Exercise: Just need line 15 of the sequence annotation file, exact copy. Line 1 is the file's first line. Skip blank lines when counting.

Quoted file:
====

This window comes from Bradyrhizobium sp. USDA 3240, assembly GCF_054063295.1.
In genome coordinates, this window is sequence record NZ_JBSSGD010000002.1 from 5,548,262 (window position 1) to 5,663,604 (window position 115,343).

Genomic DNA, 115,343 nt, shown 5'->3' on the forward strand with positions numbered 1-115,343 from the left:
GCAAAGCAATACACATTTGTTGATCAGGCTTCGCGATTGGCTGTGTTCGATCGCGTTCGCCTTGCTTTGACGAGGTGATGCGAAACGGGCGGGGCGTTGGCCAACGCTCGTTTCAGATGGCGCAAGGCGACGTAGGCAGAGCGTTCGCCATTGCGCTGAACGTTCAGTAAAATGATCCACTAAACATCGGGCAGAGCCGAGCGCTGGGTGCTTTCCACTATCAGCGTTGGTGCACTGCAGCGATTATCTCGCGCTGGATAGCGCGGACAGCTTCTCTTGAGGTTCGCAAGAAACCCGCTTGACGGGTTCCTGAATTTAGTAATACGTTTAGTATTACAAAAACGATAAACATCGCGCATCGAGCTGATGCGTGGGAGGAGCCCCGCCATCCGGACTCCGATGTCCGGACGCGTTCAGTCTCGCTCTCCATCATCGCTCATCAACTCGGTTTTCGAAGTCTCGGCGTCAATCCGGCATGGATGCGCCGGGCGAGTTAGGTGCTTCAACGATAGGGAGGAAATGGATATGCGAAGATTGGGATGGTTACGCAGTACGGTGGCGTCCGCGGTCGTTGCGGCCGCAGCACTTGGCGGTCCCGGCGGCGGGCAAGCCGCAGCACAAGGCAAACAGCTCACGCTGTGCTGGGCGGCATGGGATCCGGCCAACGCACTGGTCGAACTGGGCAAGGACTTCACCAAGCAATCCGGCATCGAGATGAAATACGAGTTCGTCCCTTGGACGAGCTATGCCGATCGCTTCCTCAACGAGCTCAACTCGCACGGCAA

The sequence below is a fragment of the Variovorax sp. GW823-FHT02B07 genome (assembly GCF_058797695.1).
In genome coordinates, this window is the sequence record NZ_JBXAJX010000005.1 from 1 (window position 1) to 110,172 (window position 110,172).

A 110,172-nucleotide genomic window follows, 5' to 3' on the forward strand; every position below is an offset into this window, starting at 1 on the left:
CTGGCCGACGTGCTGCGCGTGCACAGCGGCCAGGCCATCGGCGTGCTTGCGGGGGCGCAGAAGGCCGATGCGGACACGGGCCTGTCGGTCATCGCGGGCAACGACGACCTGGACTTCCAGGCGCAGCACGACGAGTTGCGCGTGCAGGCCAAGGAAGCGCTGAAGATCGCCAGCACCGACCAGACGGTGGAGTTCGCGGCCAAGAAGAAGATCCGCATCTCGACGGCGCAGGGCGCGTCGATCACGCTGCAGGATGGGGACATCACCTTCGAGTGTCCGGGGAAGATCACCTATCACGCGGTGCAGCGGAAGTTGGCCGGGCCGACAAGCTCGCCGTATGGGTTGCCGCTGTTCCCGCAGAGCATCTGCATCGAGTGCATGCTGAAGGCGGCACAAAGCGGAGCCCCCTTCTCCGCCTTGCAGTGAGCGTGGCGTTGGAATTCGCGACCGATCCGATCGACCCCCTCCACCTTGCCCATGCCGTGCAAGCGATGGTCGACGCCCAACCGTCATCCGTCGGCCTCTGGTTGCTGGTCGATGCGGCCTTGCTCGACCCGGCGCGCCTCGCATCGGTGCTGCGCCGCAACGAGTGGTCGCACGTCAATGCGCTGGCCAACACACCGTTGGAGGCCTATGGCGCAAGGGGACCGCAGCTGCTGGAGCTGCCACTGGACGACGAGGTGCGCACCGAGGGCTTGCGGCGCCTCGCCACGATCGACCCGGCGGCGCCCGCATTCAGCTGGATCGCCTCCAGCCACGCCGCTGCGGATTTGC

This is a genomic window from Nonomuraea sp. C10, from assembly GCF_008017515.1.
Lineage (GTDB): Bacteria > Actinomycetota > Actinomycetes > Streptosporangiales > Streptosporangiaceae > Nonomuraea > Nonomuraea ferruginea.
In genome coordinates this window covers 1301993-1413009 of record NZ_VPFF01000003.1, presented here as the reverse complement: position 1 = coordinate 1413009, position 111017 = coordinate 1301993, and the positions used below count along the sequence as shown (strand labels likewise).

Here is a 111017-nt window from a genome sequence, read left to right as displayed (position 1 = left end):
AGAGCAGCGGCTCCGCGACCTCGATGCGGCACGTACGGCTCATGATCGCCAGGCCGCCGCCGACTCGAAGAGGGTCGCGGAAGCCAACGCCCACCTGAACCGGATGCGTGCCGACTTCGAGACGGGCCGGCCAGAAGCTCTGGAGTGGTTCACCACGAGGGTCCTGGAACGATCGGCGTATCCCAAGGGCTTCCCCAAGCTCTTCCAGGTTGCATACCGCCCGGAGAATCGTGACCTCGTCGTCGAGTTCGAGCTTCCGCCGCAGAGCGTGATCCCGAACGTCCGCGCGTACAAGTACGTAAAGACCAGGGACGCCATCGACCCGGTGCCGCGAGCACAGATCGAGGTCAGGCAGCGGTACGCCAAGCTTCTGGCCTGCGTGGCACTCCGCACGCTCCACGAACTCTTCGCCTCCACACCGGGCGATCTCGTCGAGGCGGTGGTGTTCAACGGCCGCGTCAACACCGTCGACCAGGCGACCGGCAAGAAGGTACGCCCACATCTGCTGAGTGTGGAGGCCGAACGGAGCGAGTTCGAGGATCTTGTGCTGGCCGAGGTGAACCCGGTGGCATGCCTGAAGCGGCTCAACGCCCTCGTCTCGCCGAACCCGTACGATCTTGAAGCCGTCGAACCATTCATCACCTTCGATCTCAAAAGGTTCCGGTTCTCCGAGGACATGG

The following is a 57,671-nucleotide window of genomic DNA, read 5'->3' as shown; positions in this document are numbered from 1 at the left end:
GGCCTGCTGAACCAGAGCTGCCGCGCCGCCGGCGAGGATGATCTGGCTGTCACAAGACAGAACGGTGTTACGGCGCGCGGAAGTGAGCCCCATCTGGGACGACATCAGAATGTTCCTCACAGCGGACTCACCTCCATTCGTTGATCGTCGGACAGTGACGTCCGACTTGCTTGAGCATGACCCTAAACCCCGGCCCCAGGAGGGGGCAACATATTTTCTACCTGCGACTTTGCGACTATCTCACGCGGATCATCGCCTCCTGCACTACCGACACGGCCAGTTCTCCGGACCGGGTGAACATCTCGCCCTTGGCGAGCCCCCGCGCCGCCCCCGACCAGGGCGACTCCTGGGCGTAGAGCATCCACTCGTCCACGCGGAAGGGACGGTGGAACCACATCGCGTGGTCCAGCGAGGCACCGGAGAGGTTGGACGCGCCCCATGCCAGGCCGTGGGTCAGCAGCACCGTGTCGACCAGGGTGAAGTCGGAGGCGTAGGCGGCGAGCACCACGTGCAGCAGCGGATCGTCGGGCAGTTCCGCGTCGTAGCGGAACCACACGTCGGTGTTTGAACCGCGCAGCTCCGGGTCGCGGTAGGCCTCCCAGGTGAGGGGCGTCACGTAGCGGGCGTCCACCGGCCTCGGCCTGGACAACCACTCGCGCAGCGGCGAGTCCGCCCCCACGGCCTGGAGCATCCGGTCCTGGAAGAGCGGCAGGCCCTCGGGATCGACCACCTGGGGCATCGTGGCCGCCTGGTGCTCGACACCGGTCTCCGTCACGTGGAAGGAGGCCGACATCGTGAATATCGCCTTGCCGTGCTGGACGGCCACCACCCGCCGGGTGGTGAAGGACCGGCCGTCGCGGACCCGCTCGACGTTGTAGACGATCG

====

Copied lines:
GGCCTGCTGAACCAGAGCTGCCGCGCCGCCGGCGAGGATGATCTGGCTGTCACAAGACAGAACGGTGTTACGGCGCGCGGAAGTGAGCCCCATCTGGGACGACATCAGAATGTTCCTCACAGCGGACTCACCTCCATTCGTTGATCGTCGGACAGTGACGTCCGACTTGCTTGAGCATGACCCTAAACCCCGGCCCCAGGAGGGGGCAACATATTTTCTACCTGCGACTTTGCGACTATCTCACGCGGATCATCGCCTCCTGCACTACCGACACGGCCAGTTCTCCGGACCGGGTGAACATCTCGCCCTTGGCGAGCCCCCGCGCCGCCCCCGACCAGGGCGACTCCTGGGCGTAGAGCATCCACTCGTCCACGCGGAAGGGACGGTGGAACCACATCGCGTGGTCCAGCGAGGCACCGGAGAGGTTGGACGCGCCCCATGCCAGGCCGTGGGTCAGCAGCACCGTGTCGACCAGGGTGAAGTCGGAGGCGTAGGCGGCGAGCACCACGTGCAGCAGCGGATCGTCGGGCAGTTCCGCGTCGTAGCGGAACCACACGTCGGTGTTTGAACCGCGCAGCTCCGGGTCGCGGTAGGCCTCCCAGGTGAGGGGCGTCACGTAGCGGGCGTCCACCGGCCTCGGCCTGGACAACCACTCGCGCAGCGGCGAGTCCGCCCCCACGGCCTGGAGCATCCGGTCCTGGAAGAGCGGCAGGCCCTCGGGATCGACCACCTGGGGCATCGTGGCCGCCTGGTGCTCGACACCGGTCTCCGTCACGTGGAAGGAGGCCGACATCGTGAATATCGCCTTGCCGTGCTGGACGGCCACCACCCGCCGGGTGGTGAAGGACCGGCCGTCGCGGACCCGCTCGACGTTGTAGACGATCG